by West Coast CraigÂ Â
“Print is dead” Â — Â Dr. Egon SpenglerÂ Â
He said that in 1984, and even the man who once tried to drill a hole in his head (and maintains that it would’ve worked if Venkman hadn’t stopped him), had no way of knowing how prophetic he was.
Okay, full disclosure here: I take my sports page into the bathroom every morning…there I said it. Â It’s so routine that I have an almost Pavlovian reaction when I flip through the sections of my Los Angeles Times, past the California and the Business, and pull out the Sports. Even if on most days I don’t read it past my morning ritual, I like the idea of the daily paper showing up on my doorstep each day before I get up. It’s not because I’m a particular fan of the local rag’s columnists like Simers and Plaschke—-there are no Jim Murrays anymore—-and in most cases I know all the scores before I got to bed the night before…and can see all the box scores instantly. You probably know that Tiger Woods won yesterday, and that the Cavs have stretched their win streak and lead for home court., who the Final Four is, before you looked at your paper today.
Still, don’t you like picking up the paper in the morning? I like the obvious tactile advantages of a newspaper, how easy it is to fold back to frame the piece you’re reading, the little local flavors, the fact that the sports section only takes 8-10 minutes to read through, perfect for TCB. Unfortunately, like all Newspapers these days, the Los Angeles Times is starting to show the strain of age…if not it’s age, then the age we live in. I’ve been a subscriber for a long time now, and I’ve seen a lot of ill-thought-out ideas, like little artists’ renderings of the columnists that made them look like they should have a posse. I’ve seen the ever steepening curve towards that ubiquitous USA Today look, with more graphs, squarer fonts, and a general dumbing down. The “around the league” scores have been reduced to thumbnail of each game, and without an NFL team we even get stories–in March–about USC’s coming quarterback battle. However, there’s been a recent development that seems to ring the death knell loudest. Lately the sports page has been a little thin and now, to add insult to injury, shares space with the Classifieds. That the venerable old paper carries Classifieds at all in the age of Craig’s List is hard to rationalize…and now they’re stuck with the sports. I know people in the newspaper industry, and I’ve heard the speculation about why its dying has to do with the classifieds and Craig’s List…but I have a hard time believing that the great big building downtown that says Los Angeles Times on it was paid for by one inch personal ads selling used bird cages and old refrigerators. Maybe it’s the fact that you get just about everything you want from the paper instantly on line, and for free (unless you like the New York Times‘s Crossword).However you look at it, though, the three-plus century history of newspapers may end not only in our lifetimes, but perhaps in the next decade. When it happens will we think of the newspaper like smoking in bars…didn’t think about it that much then, can’t say you miss it now?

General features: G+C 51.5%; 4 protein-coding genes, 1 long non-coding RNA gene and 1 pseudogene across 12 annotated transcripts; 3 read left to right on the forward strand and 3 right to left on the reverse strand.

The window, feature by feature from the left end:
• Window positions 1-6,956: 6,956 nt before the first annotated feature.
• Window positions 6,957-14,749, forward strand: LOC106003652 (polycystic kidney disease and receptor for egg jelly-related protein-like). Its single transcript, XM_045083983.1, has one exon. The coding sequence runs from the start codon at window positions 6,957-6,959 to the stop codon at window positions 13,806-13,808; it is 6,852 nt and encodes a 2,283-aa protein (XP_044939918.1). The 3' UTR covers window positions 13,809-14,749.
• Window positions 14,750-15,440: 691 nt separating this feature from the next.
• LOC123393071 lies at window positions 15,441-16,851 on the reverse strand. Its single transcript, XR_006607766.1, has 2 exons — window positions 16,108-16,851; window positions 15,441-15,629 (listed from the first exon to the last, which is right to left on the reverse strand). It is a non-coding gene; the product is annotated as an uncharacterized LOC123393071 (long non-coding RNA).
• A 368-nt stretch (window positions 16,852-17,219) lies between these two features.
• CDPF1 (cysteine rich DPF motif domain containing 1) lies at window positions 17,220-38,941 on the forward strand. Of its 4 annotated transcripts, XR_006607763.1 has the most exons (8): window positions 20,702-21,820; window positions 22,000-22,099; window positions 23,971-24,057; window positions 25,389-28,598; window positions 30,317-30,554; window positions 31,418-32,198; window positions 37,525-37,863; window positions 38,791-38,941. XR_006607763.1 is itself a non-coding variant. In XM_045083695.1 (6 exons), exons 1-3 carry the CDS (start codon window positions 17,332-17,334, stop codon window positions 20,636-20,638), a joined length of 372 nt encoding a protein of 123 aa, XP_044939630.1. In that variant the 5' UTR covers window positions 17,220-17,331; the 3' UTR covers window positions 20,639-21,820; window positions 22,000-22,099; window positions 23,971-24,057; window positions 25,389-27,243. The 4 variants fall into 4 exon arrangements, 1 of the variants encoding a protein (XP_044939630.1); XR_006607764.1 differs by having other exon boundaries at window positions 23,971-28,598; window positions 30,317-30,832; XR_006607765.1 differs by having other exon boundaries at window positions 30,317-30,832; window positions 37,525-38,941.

Personally, in many some ways I welcome the big change, I like the way newspapers are laid out on-line—-they’re usually well organized, with headlines that are easy to read and sort through—-and I like that I ‘m not just beholden to the LA Times, I can read any paper in the country, can even go and read the paper I grew up with anytime I want. I’m sure we’ll all be reading them on our Kindles and iPhones before long (speaking of which, when’s the MTM iPhone app coming?), but this will definitely be one of those things we tell our grandkids about with a nostalgic things-were-better-in-my-day wistfulness…but they won’t hear us because they’ll have their VR helmets on, optically scanning and categorizing all relevant items and filing them in their mind folders. As for me, I’ll miss them…it’s just uncouth to wear a VR helmet on the crapper.